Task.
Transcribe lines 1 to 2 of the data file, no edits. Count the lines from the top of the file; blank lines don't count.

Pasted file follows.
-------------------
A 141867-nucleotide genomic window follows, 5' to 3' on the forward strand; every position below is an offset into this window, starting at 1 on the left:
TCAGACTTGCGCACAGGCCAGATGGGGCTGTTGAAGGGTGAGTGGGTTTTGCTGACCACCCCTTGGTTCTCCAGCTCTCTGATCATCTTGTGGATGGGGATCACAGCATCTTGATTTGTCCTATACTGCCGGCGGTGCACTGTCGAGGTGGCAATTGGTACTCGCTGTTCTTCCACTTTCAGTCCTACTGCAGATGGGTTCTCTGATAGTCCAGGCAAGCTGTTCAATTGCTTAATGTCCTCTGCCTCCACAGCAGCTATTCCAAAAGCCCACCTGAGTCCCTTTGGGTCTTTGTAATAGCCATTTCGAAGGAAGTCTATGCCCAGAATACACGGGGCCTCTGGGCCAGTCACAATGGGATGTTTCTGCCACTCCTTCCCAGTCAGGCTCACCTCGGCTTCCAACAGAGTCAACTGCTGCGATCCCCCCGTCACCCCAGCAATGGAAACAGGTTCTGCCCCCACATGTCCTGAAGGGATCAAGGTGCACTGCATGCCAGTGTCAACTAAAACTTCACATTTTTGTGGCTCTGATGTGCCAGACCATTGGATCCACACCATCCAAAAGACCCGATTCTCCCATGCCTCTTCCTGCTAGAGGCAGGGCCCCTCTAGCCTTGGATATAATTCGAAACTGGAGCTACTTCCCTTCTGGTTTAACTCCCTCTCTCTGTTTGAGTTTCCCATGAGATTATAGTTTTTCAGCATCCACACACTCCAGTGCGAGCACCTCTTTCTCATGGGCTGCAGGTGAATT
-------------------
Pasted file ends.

A 141867-nucleotide genomic window follows, 5' to 3' on the forward strand; every position below is an offset into this window, starting at 1 on the left:
TCAGACTTGCGCACAGGCCAGATGGGGCTGTTGAAGGGTGAGTGGGTTTTGCTGACCACCCCTTGGTTCTCCAGCTCTCTGATCATCTTGTGGATGGGGATCACAGCATCTTGATTTGTCCTATACTGCCGGCGGTGCACTGTCGAGGTGGCAATTGGTACTCGCTGTTCTTCCACTTTCAGTCCTACTGCAGATGGGTTCTCTGATAGTCCAGGCAAGCTGTTCAATTGCTTAATGTCCTCTGCCTCCACAGCAGCTATTCCAAAAGCCCACCTGAGTCCCTTTGGGTCTTTGTAATAGCCATTTCGAAGGAAGTCTATGCCCAGAATACACGGGGCCTCTGGGCCAGTCACAATGGGATGTTTCTGCCACTCCTTCCCAGTCAGGCTCACCTCGGCTTCCAACAGAGTCAACTGCTGCGATCCCCCCGTCACCCCAGCAATGGAAACAGGTTCTGCCCCCACATGTCCTGAAGGGATCAAGGTGCACTGCATGCCAGTGTCAACTAAAACTTCACATTTTTGTGGCTCTGATGTGCCAGACCATTGGATCCACACCATCCAAAAGACCCGATTCTCCCATGCCTCTTCCTGCTAGAGGCAGGGCCCCTCTAGCCTTGGATATAATTCGAAACTGGAGCTACTTCCCTTCTGGTTTAACTCCCTCTCTCTGTTTGAGTTTCCCATGAGATTATAGTTTTTCAGCATCCACACACTCCAGTGCGAGCACCTCTTTCTCATGGGCTGCAGGTGAATT